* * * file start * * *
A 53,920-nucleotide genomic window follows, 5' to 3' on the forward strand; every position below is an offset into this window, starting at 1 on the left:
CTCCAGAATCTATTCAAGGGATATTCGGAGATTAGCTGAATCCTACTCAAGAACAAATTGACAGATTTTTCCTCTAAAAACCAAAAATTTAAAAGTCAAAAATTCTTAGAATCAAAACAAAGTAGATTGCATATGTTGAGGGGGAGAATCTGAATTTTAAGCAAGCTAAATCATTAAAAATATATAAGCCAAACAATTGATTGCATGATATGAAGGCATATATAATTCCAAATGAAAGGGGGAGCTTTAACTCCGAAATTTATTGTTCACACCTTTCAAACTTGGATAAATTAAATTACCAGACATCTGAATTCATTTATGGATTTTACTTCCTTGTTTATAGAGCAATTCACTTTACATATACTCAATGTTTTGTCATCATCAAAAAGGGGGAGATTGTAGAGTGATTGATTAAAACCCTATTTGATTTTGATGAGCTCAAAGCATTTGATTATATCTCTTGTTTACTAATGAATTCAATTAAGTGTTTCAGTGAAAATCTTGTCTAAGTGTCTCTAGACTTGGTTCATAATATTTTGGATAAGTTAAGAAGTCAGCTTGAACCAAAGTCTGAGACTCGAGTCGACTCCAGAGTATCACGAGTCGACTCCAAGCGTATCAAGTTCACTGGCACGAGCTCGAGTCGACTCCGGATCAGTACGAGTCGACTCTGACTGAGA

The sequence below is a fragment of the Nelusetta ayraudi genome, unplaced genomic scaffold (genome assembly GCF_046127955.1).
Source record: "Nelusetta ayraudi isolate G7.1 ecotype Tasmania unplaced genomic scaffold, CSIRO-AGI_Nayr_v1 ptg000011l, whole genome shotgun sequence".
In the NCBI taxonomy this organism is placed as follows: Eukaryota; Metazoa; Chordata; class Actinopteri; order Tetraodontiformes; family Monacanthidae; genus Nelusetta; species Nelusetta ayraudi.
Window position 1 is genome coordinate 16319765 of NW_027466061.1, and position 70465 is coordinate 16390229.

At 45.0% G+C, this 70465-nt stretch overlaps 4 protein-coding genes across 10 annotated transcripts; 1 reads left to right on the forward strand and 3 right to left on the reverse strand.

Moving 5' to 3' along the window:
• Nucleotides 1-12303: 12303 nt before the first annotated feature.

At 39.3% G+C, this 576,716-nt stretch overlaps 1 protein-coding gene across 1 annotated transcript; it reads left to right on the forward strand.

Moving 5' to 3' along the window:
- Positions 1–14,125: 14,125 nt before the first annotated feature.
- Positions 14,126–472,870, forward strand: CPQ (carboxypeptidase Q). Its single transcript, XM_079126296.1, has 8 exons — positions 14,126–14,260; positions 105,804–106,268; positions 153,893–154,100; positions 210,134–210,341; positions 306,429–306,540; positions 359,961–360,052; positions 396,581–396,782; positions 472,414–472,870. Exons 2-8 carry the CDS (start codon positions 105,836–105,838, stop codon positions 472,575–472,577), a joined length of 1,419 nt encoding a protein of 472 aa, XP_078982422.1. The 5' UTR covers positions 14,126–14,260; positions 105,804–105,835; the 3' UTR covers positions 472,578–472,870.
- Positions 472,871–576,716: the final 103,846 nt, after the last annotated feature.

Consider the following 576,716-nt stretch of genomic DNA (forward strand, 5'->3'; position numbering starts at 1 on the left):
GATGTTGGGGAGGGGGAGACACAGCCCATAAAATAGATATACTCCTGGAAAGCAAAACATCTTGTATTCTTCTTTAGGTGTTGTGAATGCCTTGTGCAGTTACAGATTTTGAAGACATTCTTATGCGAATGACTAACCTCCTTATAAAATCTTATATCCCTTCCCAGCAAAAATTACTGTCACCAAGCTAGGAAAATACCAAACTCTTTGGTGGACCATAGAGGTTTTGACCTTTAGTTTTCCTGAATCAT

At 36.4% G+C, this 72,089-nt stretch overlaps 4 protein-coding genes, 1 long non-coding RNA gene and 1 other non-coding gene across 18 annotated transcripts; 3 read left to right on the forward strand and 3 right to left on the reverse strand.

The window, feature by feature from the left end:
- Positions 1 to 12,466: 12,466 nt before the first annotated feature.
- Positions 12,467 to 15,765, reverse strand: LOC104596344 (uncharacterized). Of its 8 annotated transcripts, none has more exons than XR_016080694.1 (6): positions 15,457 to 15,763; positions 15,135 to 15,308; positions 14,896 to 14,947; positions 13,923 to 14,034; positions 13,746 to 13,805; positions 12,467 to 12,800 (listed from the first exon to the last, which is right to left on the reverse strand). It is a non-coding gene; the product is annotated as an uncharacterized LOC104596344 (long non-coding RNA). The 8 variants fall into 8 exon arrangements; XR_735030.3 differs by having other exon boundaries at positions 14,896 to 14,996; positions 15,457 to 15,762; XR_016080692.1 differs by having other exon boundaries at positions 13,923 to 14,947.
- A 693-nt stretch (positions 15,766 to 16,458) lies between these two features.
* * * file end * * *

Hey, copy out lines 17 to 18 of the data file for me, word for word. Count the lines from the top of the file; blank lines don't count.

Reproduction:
At 36.4% G+C, this 72,089-nt stretch overlaps 4 protein-coding genes, 1 long non-coding RNA gene and 1 other non-coding gene across 18 annotated transcripts; 3 read left to right on the forward strand and 3 right to left on the reverse strand.

The window, feature by feature from the left end: